California Governor Signs Bill to Ban Facial Recognition Used by Police

Andrew Gu ‘23

On October 8, 2019, California governor Gavin Newsome signed a bill, which will block law enforcement from integrating facial recognition and other forms of invasive biometric surveillance technology into police body cameras for three years; it is projected to go into effect in January of 2020. Assemblymember Phil Ting, a Democratic representative of the 19th Assembly District in the California State Assembly, introduced the bill, AB 1215, citing growing concerns that the addition of facial recognition would make it possible for body cameras to become 24-hour surveillance devices. 


The stated goal of the bill was to reduce the intrusion of law enforcement in civilians’ daily lives. Many argue that technology can give law enforcement power over civilians and the power to identify individuals on the spot. For example, Matt Cagle of the American Civil Liberties Union (ACLU) stated that “With this law, California has acted boldly to protect civil rights and civil liberties from the threats posed by unprecedented surveillance technology.”


The California lawmakers that voted in favor of the bill have stated that they aim to foster free and healthy communities where people can feel safe and that banning the threat of constant surveillance is a step towards reaching that goal. Ting has described the bill as, “a proactive piece of legislation. We wanted to introduce the legislation before it became a major issue.”


A recent ACLU study found that the software had “incorrectly ‘matched’ 26 California state lawmakers with photos from a database of arrest photos”; the ACLU concluded that the software was not accurate enough to identify people 100% of the time. This flaw in the software has led its critics to argue that using it would facilitate police brutality against people of color, which the software tends to misidentify.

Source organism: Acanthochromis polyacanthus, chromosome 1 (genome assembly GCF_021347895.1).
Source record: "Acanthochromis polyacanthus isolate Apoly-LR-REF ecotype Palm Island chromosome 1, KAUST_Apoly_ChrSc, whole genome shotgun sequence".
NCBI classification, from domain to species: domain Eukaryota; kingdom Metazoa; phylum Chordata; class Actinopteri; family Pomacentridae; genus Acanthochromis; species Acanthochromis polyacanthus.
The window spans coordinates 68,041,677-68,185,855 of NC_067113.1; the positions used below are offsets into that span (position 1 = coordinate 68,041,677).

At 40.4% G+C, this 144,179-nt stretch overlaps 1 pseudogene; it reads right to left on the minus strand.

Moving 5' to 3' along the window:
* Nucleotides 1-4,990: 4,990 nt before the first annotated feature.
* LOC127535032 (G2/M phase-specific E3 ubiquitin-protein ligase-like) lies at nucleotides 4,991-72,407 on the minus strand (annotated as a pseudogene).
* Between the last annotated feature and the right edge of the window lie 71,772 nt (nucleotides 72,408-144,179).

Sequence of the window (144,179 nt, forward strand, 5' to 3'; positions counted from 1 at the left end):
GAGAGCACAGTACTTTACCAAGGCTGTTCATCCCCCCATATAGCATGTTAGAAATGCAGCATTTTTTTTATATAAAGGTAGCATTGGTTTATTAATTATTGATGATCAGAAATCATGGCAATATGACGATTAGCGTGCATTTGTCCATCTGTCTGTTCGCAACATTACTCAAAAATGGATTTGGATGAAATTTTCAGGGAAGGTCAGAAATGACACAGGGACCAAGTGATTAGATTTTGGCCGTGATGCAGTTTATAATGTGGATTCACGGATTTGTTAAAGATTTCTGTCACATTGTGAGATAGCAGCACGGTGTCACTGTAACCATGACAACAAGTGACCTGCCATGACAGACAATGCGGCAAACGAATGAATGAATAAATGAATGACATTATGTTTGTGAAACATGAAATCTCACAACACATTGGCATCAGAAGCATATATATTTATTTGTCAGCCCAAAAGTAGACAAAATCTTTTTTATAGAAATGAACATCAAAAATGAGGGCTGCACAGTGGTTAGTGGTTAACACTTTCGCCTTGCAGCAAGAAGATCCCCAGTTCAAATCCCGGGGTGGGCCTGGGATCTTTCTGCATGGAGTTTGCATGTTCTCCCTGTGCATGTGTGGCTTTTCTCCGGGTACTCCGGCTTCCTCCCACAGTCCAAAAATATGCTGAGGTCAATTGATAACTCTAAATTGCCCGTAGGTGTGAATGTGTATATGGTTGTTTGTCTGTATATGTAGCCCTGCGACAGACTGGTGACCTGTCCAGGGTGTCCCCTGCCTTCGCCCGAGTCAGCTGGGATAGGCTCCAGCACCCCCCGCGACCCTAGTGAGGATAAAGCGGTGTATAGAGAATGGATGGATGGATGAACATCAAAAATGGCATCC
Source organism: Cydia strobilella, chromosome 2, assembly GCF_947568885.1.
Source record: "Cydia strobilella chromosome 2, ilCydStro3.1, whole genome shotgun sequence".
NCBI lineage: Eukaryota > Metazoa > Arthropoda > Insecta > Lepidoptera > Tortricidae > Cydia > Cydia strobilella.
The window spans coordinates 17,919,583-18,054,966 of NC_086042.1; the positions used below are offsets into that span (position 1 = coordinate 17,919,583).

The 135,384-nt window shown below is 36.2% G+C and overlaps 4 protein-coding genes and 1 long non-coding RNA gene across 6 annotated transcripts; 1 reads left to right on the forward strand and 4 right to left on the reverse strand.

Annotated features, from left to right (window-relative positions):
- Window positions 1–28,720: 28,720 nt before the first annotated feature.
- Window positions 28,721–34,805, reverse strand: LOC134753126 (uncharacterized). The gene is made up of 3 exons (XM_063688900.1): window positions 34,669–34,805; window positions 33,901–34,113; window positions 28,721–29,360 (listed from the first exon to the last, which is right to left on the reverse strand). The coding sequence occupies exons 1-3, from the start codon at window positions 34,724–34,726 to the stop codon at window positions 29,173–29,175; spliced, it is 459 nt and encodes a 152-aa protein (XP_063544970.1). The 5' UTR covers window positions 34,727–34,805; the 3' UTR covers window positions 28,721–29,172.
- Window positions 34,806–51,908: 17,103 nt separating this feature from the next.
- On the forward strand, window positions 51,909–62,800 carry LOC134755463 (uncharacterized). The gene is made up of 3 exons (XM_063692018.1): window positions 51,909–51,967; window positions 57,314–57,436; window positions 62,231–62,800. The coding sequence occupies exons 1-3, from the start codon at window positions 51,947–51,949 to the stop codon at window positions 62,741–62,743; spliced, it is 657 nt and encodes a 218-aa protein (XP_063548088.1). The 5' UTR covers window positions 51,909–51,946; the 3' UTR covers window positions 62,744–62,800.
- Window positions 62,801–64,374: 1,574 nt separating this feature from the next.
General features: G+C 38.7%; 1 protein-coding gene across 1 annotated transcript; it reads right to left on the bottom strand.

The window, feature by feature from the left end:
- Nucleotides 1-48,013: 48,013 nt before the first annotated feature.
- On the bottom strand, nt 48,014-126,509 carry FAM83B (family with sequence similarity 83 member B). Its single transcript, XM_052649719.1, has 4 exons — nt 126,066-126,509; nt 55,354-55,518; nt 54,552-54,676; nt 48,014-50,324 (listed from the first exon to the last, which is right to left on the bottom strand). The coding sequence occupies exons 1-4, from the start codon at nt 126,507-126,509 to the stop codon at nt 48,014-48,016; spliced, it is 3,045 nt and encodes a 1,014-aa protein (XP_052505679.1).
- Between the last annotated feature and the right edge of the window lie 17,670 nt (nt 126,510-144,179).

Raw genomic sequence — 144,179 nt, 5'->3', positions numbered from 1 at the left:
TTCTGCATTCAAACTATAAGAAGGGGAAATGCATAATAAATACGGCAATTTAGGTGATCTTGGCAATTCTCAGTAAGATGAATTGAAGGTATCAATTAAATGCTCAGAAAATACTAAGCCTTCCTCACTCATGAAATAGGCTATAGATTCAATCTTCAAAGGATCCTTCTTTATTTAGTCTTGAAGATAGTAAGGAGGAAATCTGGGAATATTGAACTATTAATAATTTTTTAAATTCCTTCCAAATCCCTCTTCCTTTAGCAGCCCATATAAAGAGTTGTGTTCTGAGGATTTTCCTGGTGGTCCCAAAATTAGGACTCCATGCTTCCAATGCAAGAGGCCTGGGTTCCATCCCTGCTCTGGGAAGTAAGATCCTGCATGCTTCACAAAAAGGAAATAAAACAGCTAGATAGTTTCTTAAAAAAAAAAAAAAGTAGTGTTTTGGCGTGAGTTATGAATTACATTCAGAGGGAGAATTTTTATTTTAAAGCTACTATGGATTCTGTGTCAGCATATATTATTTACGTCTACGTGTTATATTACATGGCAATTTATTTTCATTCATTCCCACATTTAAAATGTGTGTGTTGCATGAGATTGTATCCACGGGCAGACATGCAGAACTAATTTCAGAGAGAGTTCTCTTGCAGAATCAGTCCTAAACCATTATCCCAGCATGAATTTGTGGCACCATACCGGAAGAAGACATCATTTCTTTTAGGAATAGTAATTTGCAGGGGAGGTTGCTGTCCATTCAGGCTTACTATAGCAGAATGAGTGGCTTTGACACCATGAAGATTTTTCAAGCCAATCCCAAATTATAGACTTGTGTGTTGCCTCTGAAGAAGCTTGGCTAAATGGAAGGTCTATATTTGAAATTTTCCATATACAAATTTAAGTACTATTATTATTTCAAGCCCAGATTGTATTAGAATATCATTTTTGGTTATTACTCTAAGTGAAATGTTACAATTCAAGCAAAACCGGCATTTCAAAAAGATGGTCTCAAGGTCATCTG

Axon, a major producer of the body cameras in question, echoed those sentiments when it announced that it will not integrate facial recognition technology on the grounds that the technology is not advanced enough. Axon cited concerns that the venture would be neither ethical nor feasible.


Even though Axon has left open the possibility of integration in the future once the technology has been improved, they have openly described it as an ethical and technological problem. Axon is a body camera supplier to 47 of the 60 most prominent police agencies in the US, considered to have a monopoly on the body camera industry. It follows that if the integration of facial recognition technology into body cameras, if allowed to happen after the bill’s duration, would lead to facially recognizing body cameras eventually being worn by a majority of law enforcement officers.